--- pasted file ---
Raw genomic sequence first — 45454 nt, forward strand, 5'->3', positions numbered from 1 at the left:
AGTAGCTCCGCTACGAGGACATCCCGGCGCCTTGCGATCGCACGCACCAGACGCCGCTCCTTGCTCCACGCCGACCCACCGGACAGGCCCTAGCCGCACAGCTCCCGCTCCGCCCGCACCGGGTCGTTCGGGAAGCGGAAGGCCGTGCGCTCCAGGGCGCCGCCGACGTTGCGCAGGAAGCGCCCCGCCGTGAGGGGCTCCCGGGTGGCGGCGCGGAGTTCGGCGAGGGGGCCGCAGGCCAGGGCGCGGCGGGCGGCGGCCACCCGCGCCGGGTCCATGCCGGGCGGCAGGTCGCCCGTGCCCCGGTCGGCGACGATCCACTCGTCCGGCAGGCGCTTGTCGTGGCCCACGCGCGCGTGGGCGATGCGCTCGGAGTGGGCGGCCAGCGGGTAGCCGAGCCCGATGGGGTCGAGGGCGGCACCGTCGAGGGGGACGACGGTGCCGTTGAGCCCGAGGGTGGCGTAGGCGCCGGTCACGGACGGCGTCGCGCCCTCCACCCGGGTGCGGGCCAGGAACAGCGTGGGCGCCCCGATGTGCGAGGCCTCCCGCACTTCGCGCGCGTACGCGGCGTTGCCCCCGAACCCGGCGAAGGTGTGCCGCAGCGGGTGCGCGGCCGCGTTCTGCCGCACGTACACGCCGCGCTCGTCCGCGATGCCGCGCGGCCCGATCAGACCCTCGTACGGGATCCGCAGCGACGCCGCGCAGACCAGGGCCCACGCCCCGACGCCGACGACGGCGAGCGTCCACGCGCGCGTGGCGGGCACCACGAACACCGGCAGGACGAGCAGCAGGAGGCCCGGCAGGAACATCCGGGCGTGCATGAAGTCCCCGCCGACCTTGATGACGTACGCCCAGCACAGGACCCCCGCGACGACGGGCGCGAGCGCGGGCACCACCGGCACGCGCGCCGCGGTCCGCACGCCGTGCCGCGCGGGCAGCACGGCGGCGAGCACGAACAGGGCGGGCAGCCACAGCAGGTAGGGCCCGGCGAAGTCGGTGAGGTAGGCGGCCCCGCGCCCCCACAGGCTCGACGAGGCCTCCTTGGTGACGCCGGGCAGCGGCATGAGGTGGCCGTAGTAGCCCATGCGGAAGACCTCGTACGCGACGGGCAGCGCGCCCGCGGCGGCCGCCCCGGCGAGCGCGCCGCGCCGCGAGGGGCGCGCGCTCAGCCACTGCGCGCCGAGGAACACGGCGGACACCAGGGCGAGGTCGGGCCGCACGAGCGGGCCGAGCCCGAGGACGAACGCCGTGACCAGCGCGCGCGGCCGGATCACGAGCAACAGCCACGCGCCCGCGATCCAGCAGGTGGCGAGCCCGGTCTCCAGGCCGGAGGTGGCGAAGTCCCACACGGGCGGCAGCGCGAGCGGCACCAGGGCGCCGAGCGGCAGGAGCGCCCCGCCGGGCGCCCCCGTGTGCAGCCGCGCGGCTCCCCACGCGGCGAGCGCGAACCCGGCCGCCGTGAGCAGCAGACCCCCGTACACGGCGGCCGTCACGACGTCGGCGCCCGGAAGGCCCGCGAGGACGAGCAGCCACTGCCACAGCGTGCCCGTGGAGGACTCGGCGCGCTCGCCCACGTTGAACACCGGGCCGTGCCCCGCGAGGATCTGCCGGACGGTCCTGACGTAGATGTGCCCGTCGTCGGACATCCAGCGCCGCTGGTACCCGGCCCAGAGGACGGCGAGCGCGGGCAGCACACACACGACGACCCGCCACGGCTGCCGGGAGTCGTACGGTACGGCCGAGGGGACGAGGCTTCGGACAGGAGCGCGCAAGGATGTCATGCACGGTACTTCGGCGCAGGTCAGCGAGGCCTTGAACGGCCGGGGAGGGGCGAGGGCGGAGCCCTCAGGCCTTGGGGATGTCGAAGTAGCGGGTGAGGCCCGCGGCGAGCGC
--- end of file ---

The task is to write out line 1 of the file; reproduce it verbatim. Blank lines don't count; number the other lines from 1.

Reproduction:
Raw genomic sequence first — 45454 nt, forward strand, 5'->3', positions numbered from 1 at the left: